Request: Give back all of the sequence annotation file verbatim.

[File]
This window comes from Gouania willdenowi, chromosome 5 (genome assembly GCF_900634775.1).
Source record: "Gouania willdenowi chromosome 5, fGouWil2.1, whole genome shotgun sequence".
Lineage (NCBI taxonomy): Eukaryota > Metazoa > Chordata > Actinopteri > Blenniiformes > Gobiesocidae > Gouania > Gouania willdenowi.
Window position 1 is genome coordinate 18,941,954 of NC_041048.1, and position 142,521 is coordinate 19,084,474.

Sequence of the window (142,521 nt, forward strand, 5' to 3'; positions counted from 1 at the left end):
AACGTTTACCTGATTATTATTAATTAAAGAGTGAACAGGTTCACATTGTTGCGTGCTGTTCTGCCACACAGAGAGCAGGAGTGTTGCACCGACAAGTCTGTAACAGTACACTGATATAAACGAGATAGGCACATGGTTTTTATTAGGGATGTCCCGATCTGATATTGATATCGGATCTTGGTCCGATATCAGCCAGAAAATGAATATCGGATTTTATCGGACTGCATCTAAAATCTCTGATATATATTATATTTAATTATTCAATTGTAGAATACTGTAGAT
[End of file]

This window comes from Gouania willdenowi, chromosome 5 (genome assembly GCF_900634775.1).
Source record: "Gouania willdenowi chromosome 5, fGouWil2.1, whole genome shotgun sequence".
Lineage (NCBI taxonomy): Eukaryota > Metazoa > Chordata > Actinopteri > Blenniiformes > Gobiesocidae > Gouania > Gouania willdenowi.
Window position 1 is genome coordinate 18,941,954 of NC_041048.1, and position 142,521 is coordinate 19,084,474.

Sequence of the window (142,521 nt, forward strand, 5' to 3'; positions counted from 1 at the left end):
AACGTTTACCTGATTATTATTAATTAAAGAGTGAACAGGTTCACATTGTTGCGTGCTGTTCTGCCACACAGAGAGCAGGAGTGTTGCACCGACAAGTCTGTAACAGTACACTGATATAAACGAGATAGGCACATGGTTTTTATTAGGGATGTCCCGATCTGATATTGATATCGGATCTTGGTCCGATATCAGCCAGAAAATGAATATCGGATTTTATCGGACTGCATCTAAAATCTCTGATATATATTATATTTAATTATTCAATTGTAGAATACTGTAGAT